Last week, 99-year-old Billy Graham entered the presence of Jesus. (See Christianity Today’s special issue dedicated to him, as well as John Piper’s tribute.) In 1970, as a brand new Christian, I heard Billy Graham for the first time at a crusade in Portland, Oregon. His friend George Beverly Shea, the soloist who preceded Billy in song in Crusades over the span of nearly sixty years, sang How Great Thou Art.
Over forty years later, in 2011, I was teaching on Heaven at The Cove, the Billy Graham Training Center in Asheville, North Carolina. To everyone’s surprise, including mine, just before I got up to speak they brought in George Beverly Shea in a wheelchair, along with his dear wife, shortly before his 103rd birthday.
I looked around and realized that no one in the booth was videoing. Since I was in the front row ready to speak, I grabbed my phone and pressed record. Then I posted the two-minute video on YouTube. (Since then it’s had over 282,000 views.)
After George died at age 104, the Billy Graham Association contacted me and asked if they could use my video! Apparently it was the last time George sang publicly. Incredibly, over his lifetime he sang in person to a quarter of a billion people, more than anyone else in history.
I will never forget that powerful evening. It was the best lead-in to speaking I’ve ever had. When they wheeled him off the platform, I stopped the recording, wiped the tears from my eyes, and got up to speak on Heaven, with George Beverly Shea in the front row, eyes bright and smiling and nodding as I spoke. God was my primary audience, as always, but George was easily the second. And as you’ll see, he was incredibly delightful that night.
Talking about the wonders of Heaven as I looked into the watery eyes of this man who I had heard sing How Great Thou Art as a new teenage believer was surreal. Afterward George said some kind words to me.
This is George on the stage that night, just before I spoke about Heaven:
This is the blog I wrote a few weeks after that experience, with links to two more videos I made of George that night.
At another place and time, Cliff Barrows, who was a longtime music and program director for the Billy Graham Evangelistic Association, shared how he had been touched by my Heaven book. Of the three, Cliff died “young,” at age 93. Billy, George, and Cliff were inseparable in their Crusades for several decades. In a 2008 interview, Cliff said this about their partnership: “When God called us as a team, Bev Shea and Billy and myself, he called us to be faithful and to preach the Gospel, to go into all the world. He never put a termination point on it. And as long as we have the physical strength and the energy to do it, we feel we still need to be using what talent and gifts and strength we have to carry it out.”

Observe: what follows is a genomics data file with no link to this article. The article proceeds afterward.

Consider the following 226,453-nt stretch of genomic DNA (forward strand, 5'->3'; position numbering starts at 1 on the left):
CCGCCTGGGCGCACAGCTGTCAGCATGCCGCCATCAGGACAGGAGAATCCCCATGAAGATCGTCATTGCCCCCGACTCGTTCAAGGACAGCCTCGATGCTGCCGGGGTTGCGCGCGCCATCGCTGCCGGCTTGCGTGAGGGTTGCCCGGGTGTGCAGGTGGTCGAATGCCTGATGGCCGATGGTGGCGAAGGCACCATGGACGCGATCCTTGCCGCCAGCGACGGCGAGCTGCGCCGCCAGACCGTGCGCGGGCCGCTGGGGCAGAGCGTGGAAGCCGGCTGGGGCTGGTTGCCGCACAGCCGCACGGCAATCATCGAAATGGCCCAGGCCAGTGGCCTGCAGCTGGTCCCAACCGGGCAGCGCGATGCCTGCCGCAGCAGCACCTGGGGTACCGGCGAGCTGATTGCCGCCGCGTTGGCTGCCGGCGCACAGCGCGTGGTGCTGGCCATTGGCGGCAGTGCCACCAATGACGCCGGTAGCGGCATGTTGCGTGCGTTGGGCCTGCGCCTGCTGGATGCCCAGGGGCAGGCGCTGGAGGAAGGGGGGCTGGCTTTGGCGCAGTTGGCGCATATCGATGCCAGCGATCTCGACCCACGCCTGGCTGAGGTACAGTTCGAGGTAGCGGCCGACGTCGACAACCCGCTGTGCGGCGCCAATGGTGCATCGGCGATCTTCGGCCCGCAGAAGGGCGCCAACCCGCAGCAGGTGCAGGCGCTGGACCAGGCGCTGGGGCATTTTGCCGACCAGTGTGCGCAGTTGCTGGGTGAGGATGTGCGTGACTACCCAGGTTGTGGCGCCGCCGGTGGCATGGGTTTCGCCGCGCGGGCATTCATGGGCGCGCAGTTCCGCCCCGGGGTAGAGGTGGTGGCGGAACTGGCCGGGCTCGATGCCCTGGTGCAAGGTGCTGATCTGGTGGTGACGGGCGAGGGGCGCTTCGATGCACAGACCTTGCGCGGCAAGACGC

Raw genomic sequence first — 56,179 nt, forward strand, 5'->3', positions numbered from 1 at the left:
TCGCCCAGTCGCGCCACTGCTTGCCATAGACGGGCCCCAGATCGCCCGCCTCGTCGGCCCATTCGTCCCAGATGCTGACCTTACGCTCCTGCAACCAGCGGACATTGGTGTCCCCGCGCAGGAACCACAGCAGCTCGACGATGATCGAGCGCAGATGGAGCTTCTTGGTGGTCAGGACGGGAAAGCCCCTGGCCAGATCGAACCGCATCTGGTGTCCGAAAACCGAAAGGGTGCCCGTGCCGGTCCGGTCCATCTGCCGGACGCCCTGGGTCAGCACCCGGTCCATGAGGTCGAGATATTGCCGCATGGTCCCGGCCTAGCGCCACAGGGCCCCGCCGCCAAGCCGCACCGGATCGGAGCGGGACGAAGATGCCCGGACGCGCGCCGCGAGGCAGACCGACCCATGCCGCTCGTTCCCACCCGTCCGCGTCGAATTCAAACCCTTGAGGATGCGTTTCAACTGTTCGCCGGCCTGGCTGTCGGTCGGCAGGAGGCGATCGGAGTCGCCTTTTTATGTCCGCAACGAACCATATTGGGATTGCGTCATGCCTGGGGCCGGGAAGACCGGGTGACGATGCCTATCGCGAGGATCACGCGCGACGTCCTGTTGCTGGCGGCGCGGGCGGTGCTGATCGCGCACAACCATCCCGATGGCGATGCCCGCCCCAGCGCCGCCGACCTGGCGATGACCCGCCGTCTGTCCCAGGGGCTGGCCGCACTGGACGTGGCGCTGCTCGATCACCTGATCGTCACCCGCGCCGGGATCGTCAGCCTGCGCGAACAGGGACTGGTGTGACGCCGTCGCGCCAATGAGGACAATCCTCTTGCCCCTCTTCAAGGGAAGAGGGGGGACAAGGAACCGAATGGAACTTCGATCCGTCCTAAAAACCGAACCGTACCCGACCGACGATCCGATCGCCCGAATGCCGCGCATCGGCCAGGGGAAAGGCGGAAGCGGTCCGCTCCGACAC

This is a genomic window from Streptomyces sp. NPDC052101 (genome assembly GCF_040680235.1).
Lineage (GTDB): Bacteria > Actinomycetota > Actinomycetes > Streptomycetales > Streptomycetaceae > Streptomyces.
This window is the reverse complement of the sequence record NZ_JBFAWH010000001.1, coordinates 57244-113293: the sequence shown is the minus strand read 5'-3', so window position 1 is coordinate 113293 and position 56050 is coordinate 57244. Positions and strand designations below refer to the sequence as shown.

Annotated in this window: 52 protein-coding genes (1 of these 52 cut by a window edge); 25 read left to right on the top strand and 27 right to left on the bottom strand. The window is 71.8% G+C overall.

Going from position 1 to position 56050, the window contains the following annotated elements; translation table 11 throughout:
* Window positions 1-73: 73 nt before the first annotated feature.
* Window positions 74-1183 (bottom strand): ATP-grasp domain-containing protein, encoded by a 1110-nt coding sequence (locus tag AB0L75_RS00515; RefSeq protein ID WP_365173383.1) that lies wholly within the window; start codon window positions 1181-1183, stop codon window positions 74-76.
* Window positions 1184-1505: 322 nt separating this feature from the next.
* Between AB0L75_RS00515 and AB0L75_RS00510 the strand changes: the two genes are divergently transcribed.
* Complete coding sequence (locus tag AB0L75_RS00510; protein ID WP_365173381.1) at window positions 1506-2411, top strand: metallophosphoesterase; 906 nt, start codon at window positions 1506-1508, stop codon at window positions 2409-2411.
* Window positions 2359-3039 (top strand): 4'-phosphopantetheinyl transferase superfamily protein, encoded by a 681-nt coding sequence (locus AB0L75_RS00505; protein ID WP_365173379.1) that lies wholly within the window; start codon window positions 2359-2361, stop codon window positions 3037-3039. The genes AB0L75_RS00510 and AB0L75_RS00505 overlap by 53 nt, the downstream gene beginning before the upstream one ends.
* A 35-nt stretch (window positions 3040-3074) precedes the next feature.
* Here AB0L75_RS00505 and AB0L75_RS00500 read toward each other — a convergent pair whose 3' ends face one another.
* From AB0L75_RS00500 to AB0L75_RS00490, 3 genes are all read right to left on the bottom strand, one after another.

That’s exactly what these faithful men did with the years God gave them.
Finally, here’s George Beverly Shea in his prime singing How Great Thou Art in 1969, the same year I came to faith in Christ:
I look forward to seeing George, Cliff, and Billy again in a far better world!
By the way, since criticism of Billy Graham has been brought up since his death, I want to note that of course many of us disagreed with various aspects of things he said and did. That comes with the territory. However, it is sad to see some of the undeserved, unfair, and mean-spirited criticism launched against him. For a response to one highly critical column on Billy Graham, check out Owen Strachan’s article Defending Billy: Responding to George Will’s Fierce Critique of Billy Graham.
Someone on my Facebook page made this comment: “I’m disappointed in the lack of discernment or intentional inconsistency of most processing Christians regarding Billy Graham. He taught you don’t need faith in Jesus to be saved as long as you do your best. Can you say works salvation? Can you say denial of the exclusivity of Christ? Can you say heresy? Why are we propping him up as the greatest preacher since John? John wouldn’t have even shaken the guy’s hand.”
This was my response: Have you actually listened to the messages of Billy Graham or read any of his books? What you say he said is not what I ever heard him say. “Do your best” and “works salvation”? That was not his message! I disagreed with Billy in various areas but in terms of the redemptive work of Christ and belief in him as the sole basis of salvation, not by works but by faith, I fully agree with him.
Randy Alcorn (@randyalcorn) is the author of over sixty books and the founder and director of Eternal Perspective Ministries.